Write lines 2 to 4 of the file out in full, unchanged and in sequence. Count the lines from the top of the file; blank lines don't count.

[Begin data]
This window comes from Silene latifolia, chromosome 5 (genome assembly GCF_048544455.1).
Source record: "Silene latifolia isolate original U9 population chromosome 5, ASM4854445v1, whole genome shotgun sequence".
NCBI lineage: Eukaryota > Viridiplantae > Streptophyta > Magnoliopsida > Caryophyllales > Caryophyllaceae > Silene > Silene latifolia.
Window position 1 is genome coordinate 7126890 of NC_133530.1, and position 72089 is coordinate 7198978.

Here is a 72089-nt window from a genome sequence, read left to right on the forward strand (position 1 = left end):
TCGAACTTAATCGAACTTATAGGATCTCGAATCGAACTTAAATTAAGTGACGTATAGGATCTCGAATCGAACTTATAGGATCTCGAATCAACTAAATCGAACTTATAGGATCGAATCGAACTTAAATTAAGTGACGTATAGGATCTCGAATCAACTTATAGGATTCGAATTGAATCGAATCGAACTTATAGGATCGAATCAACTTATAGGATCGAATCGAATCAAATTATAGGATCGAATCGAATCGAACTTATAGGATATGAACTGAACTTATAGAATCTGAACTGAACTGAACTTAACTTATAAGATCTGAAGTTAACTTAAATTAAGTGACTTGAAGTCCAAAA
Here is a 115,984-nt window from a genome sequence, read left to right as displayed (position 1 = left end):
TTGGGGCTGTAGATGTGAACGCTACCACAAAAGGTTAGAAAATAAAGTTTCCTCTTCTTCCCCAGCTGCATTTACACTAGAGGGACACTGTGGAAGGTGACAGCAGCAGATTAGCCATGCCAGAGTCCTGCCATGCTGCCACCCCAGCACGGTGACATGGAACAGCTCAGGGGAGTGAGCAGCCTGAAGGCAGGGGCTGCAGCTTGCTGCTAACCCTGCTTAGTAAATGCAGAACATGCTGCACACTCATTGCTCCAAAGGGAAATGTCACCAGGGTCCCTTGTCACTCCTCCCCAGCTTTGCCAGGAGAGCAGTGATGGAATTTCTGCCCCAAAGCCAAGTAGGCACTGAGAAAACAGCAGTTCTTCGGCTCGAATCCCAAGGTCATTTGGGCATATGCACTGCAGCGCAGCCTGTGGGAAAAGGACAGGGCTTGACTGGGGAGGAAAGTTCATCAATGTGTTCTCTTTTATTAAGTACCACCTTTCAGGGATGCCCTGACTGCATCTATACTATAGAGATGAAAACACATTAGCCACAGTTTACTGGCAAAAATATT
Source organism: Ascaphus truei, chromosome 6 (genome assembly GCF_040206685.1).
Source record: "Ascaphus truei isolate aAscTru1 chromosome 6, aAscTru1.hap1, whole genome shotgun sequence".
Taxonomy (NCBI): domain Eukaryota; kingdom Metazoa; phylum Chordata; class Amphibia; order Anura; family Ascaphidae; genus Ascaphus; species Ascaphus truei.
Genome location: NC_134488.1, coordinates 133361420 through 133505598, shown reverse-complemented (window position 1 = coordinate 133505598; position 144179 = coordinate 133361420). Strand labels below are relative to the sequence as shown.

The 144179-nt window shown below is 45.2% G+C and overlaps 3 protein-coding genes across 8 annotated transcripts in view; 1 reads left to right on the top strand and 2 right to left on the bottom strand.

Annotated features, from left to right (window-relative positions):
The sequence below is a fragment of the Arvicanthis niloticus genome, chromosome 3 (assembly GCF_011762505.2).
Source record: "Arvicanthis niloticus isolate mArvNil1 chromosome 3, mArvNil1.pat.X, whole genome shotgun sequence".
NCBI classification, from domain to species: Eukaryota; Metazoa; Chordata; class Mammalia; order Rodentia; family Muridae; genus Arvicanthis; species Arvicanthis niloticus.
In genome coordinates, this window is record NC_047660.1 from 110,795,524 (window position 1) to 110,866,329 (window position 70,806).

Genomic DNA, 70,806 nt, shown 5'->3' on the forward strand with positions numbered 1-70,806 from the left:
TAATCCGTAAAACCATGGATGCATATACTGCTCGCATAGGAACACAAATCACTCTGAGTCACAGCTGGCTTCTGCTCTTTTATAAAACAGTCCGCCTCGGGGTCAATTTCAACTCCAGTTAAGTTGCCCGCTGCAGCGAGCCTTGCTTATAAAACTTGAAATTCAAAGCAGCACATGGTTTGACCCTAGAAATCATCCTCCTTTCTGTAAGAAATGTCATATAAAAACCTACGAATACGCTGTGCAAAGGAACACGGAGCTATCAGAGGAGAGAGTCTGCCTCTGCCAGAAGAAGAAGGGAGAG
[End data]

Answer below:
Source record: "Silene latifolia isolate original U9 population chromosome 5, ASM4854445v1, whole genome shotgun sequence".
NCBI lineage: Eukaryota > Viridiplantae > Streptophyta > Magnoliopsida > Caryophyllales > Caryophyllaceae > Silene > Silene latifolia.
Window position 1 is genome coordinate 7126890 of NC_133530.1, and position 72089 is coordinate 7198978.